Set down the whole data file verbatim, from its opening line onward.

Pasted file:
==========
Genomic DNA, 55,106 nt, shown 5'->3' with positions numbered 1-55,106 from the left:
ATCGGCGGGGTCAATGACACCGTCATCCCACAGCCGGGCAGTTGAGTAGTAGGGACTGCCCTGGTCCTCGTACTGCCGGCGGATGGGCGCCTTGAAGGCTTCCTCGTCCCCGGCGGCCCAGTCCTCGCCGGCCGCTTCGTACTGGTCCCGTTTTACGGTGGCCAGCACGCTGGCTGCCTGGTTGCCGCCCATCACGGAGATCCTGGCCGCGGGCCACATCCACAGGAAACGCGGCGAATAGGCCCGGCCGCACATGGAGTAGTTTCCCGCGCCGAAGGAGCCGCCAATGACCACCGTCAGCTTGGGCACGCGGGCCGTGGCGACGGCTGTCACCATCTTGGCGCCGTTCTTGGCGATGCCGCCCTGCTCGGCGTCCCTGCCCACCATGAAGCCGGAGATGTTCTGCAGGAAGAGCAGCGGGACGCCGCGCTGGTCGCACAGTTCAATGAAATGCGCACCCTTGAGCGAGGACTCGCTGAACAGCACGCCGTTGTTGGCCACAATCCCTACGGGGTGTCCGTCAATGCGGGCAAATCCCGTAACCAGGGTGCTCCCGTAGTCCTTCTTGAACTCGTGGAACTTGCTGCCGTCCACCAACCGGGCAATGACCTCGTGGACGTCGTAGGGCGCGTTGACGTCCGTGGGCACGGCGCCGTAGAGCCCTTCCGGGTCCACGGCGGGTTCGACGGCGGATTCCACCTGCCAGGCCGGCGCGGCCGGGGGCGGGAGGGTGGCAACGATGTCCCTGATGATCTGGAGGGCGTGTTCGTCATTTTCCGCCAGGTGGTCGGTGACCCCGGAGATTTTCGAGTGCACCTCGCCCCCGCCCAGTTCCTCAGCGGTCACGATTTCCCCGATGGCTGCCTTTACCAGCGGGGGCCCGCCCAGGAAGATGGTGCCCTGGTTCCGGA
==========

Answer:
Genomic DNA, 55,106 nt, shown 5'->3' with positions numbered 1-55,106 from the left:
ATCGGCGGGGTCAATGACACCGTCATCCCACAGCCGGGCAGTTGAGTAGTAGGGACTGCCCTGGTCCTCGTACTGCCGGCGGATGGGCGCCTTGAAGGCTTCCTCGTCCCCGGCGGCCCAGTCCTCGCCGGCCGCTTCGTACTGGTCCCGTTTTACGGTGGCCAGCACGCTGGCTGCCTGGTTGCCGCCCATCACGGAGATCCTGGCCGCGGGCCACATCCACAGGAAACGCGGCGAATAGGCCCGGCCGCACATGGAGTAGTTTCCCGCGCCGAAGGAGCCGCCAATGACCACCGTCAGCTTGGGCACGCGGGCCGTGGCGACGGCTGTCACCATCTTGGCGCCGTTCTTGGCGATGCCGCCCTGCTCGGCGTCCCTGCCCACCATGAAGCCGGAGATGTTCTGCAGGAAGAGCAGCGGGACGCCGCGCTGGTCGCACAGTTCAATGAAATGCGCACCCTTGAGCGAGGACTCGCTGAACAGCACGCCGTTGTTGGCCACAATCCCTACGGGGTGTCCGTCAATGCGGGCAAATCCCGTAACCAGGGTGCTCCCGTAGTCCTTCTTGAACTCGTGGAACTTGCTGCCGTCCACCAACCGGGCAATGACCTCGTGGACGTCGTAGGGCGCGTTGACGTCCGTGGGCACGGCGCCGTAGAGCCCTTCCGGGTCCACGGCGGGTTCGACGGCGGATTCCACCTGCCAGGCCGGCGCGGCCGGGGGCGGGAGGGTGGCAACGATGTCCCTGATGATCTGGAGGGCGTGTTCGTCATTTTCCGCCAGGTGGTCGGTGACCCCGGAGATTTTCGAGTGCACCTCGCCCCCGCCCAGTTCCTCAGCGGTCACGATTTCCCCGATGGCTGCCTTTACCAGCGGGGGCCCGCCCAGGAAGATGGTGCCCTGGTTCCGGA